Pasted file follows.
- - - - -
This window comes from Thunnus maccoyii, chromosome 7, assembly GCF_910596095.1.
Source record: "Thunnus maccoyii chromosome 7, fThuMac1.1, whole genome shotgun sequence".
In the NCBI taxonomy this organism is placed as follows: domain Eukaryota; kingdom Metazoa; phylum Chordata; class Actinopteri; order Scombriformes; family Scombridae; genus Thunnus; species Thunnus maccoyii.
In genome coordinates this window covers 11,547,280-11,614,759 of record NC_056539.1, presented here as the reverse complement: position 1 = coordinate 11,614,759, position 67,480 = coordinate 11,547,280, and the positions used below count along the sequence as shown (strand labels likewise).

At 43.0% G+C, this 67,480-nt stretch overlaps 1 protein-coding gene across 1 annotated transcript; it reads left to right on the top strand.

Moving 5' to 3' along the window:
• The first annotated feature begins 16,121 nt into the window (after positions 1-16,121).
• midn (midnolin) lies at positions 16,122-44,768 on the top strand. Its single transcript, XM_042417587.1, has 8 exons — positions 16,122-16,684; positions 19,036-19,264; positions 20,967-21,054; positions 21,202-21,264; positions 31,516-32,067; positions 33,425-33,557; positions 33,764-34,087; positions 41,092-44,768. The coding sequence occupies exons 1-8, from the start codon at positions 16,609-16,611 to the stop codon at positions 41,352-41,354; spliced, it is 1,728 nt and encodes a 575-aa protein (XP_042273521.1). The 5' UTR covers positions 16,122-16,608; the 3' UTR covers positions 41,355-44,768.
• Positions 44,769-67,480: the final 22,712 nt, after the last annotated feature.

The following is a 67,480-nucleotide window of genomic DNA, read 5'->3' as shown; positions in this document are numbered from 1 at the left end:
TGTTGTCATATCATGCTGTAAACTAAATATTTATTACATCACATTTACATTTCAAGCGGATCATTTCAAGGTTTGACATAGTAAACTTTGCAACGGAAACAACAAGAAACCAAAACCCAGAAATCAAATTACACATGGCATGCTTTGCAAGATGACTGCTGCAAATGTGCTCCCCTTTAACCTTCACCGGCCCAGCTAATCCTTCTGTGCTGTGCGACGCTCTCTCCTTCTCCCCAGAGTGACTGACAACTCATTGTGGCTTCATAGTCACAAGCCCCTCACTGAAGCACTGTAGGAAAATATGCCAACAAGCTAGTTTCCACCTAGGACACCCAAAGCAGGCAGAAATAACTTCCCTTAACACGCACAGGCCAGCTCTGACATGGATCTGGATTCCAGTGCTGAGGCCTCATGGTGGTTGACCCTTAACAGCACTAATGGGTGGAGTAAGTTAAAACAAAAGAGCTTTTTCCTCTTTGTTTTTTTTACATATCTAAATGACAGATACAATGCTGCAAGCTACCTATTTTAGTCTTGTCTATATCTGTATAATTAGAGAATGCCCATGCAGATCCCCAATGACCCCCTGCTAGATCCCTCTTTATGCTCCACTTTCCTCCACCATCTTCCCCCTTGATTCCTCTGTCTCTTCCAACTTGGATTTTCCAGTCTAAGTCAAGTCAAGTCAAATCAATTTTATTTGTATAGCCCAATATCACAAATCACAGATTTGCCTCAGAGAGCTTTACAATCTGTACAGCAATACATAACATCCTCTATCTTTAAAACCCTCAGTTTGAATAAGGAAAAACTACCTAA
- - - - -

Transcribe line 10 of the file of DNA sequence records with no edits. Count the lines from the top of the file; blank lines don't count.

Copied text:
The following is a 67,480-nucleotide window of genomic DNA, read 5'->3' as shown; positions in this document are numbered from 1 at the left end: